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Updated July 2014
6,000 Raped Haitian Girls Need Your Help

Helping 6,000 allegedly raped girls in Haiti earthquake refugee camps




We are giving support to a major mental health and legal effort in Haiti. It started with our guided activity workbooks.The Haitian psychologist Frandy Daniel, M.A. who applied to our agency for help, had been inspired by his love of protecting Haitian children. In that process he found a guided activity workbook Creole edition this agency created and distributed to thousands of Haitian children following the big 2010 earthquake which killed over 200,000 persons. He has been appalled to find -- along with about 10 colleagues -- that over 6,000 girls living in earthquake refugee camps have been raped. He is modifying the Creole workbook with my help, to make it even more useful as a structure for brief therapy of the raped girls. Despite complaining and begging for protection, nothing had been done for them, and the rapes become repetitive traumas ignored by the institutions sheltering and helping feed the refugees. Prosecution of the perpetrators is part of our plan and some attorneys in Haiti and the U.S. are lending some helping hands at our agency's suggestion.


I hope that this current project will be an example for those sheltering children amidst disasters and wars. The protection of children from regressed and predatory adults should become a regular feature of rescue missions -- instead of assaults of children being hidden from view, heart and mind.

So far, large rescue organizations which could help financially and logistically are not yet protective about the raping of children. That is despite what we as psychoanalysts know is the start of intergenerational traumas on a large scale.

Results are coming fast. We started our project for raped Haitian children at the end of September 2012 and less than a week later already 200 warrants have been issued for arrests of rapists. Over 45 are now already in jail. Ten courts have opened to deal with the cases.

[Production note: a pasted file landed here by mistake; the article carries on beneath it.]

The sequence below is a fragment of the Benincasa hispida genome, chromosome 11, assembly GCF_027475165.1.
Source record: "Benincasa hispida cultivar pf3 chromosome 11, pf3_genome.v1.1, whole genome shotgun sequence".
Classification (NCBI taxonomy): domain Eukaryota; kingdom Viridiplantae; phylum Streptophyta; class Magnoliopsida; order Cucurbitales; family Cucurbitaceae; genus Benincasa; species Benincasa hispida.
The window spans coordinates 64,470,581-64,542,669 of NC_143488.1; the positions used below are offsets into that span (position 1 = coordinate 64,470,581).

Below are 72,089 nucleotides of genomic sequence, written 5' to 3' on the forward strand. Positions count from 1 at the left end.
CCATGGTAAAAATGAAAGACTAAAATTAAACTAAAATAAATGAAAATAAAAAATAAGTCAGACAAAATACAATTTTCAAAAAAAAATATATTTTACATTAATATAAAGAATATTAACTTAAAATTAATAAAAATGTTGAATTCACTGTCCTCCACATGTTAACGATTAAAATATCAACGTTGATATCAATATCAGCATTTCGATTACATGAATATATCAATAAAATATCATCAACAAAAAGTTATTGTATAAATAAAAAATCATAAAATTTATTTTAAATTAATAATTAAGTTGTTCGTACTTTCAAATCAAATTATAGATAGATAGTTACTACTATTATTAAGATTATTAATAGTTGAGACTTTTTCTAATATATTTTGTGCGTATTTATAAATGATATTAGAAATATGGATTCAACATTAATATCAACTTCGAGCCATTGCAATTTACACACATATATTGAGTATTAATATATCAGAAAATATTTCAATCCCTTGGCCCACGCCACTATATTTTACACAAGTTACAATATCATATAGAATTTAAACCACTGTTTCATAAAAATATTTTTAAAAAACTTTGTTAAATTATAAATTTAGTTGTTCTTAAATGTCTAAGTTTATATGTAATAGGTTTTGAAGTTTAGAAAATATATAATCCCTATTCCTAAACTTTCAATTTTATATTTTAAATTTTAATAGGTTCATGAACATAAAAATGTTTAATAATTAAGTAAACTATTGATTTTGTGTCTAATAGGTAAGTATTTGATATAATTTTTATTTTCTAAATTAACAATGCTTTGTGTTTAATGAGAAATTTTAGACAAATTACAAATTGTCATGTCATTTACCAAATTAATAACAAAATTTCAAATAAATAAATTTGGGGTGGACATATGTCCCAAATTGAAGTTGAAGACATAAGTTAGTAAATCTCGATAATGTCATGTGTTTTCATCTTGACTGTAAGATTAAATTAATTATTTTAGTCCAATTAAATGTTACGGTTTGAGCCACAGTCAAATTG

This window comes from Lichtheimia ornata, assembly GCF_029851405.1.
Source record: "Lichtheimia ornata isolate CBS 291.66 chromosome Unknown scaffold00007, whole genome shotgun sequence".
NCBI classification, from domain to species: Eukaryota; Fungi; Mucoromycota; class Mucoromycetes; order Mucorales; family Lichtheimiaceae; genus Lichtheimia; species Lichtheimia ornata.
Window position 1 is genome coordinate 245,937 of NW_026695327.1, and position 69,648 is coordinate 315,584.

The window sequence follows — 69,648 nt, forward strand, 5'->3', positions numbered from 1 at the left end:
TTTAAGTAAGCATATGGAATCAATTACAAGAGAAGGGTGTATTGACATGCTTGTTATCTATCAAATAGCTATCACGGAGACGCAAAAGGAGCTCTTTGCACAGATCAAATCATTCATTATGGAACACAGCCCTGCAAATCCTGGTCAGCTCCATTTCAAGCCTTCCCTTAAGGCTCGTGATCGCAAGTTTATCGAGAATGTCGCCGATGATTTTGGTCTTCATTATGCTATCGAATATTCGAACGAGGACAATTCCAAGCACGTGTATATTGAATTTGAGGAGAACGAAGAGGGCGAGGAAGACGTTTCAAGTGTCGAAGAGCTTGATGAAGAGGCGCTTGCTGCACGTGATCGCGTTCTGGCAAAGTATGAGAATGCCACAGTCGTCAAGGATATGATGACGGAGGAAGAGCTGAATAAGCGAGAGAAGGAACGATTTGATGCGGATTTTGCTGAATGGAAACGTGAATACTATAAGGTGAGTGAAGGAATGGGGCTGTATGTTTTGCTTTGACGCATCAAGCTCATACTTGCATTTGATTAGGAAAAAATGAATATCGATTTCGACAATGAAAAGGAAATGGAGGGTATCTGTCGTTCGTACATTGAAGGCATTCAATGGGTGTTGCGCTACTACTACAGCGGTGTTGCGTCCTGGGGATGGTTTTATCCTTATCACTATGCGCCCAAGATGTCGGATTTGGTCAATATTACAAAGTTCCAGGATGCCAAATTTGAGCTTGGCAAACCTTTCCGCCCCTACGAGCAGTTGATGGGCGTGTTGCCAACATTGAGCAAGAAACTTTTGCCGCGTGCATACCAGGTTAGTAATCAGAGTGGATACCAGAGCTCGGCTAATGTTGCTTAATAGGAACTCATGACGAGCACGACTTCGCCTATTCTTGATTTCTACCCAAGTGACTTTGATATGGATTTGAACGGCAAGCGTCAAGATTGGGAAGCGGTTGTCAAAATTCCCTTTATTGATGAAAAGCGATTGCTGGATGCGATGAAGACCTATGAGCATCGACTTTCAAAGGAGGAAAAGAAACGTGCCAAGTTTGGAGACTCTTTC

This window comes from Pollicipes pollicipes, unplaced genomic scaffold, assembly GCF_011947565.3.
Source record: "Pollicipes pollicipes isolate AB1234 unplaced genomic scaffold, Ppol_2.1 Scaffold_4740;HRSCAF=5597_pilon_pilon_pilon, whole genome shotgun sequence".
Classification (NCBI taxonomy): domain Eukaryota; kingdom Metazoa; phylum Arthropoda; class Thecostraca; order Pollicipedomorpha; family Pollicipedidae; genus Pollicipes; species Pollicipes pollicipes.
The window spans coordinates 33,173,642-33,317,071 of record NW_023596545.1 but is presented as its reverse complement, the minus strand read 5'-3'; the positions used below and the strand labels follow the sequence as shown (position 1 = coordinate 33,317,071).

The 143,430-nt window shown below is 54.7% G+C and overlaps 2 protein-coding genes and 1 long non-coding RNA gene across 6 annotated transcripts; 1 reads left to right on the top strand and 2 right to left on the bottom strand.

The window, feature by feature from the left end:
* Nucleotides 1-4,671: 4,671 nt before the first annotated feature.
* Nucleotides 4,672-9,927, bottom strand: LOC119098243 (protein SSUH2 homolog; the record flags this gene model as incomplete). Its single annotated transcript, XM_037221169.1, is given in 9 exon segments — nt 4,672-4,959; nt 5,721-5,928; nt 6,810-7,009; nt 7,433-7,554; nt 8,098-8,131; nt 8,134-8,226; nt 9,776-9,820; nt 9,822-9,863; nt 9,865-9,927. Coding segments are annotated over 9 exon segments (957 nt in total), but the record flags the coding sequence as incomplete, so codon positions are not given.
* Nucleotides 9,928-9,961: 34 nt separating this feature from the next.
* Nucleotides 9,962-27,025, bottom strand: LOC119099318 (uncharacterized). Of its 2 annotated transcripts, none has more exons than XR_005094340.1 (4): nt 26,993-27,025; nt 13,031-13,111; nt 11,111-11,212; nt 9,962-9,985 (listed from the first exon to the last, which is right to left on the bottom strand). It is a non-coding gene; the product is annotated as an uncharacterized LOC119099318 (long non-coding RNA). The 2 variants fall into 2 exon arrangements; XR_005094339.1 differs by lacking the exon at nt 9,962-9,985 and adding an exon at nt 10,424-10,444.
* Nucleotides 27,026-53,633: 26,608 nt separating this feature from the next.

We need major funding to support our Haitian colleagues. Please let me know how you would like to help. I am at 415 706 7010 for personal discussion. You can contribute to our 501C3 tax-deductible agency online by clicking here.

Gilbert Kliman, M.D. visits refuge camp Haiti bloc.  The following parent permitted photos and videos were taken October 20,2012- January 13, 2013.






Child-rape Rates of 300/month in Seven Haitian Earthquake Refugee Camps Are Dropping to Zero


  Frandy Daniel, M.A.                            Gilbert Kliman, M.D.                  Jodie Kliman, Ph.D.


Summary: The authors (Frandy Daniel, M.A. and Gilbert Kliman, M.D.) have initiated a surprisingly effective means of child-rape prevention in the squalid tent cities created for people displaced by Haitian earthquake survivors, where the rape of girls and women had become endemic.  It involves parents of rape victims initiating explicit requests for help in getting media attention for their daughters’ ordeals.

They do so in their expectation that public attention to the crime of rape would help their daughters’ safety, in combination with other efforts to change the culture of the camps toward respect for the dignity of all its residents. The repeated requests by Haitian parents of rape victims for public attention stands in stark contrast to the expected request for privacy following child-rape.

Public television as well as previously unresponsive police and court authorities are being contacted by our project when requested by rape survivors and their parents.  This project is a joint intervention of two agencies – UNEV in Haiti and the Children’s Psychological Health Center in the U.S. Recent data indicate a remarkable downward shift of child-raping in seven dangerous refugee camps since this project began: a drop to zero from a previous 300 child-rapes per month rate.  

This drop occurred after two external social media events: 1) the first coverage in one of the camps, by a U.S. television station and 2) the first visit to Haiti by a U.S. team, who made resident-requested videos and Skype communications to the United States of meetings with rape survivors and their parents. The complaining families and the project team hoped these videos and skypes would be publicly shown to help their cause.  

This use of social media for protest and protection of children can be considered as a step toward a “girl’s and women’s spring” to stand up against rape, analogous to the use of social media to notify the world of human rights abuses in the Arab spring. 

1) Project origins: Frandy Daniels, M.A. of UNEV Haiti originated the project in January 2012 by taking a tent-by-tent census of six refugee camps populated by 300,000 residents, of whom almost 40% were minor children.  He and ten assistants interviewed camp-dwelling parents and minors and found that 6,000 minor children living there had allegedly been raped in the camps. The census was conducted by 10 mental health care workers, all Haitian, working in pairs, between January, 2012 and September, 2012.  This indicated a child-rape-rate of about 300 children a month or an average of 50 child-rapes a month in an average camp, among the six camps.  Later, a seventh camp was visited and information on rapes gathered by Kliman. There had been no arrest warrants, prosecutions or jailings of alleged child rapists in the seven camps during the post-earthquake two year eight month period. (Report by Kofaviv, CNN, Dec 10, 2012).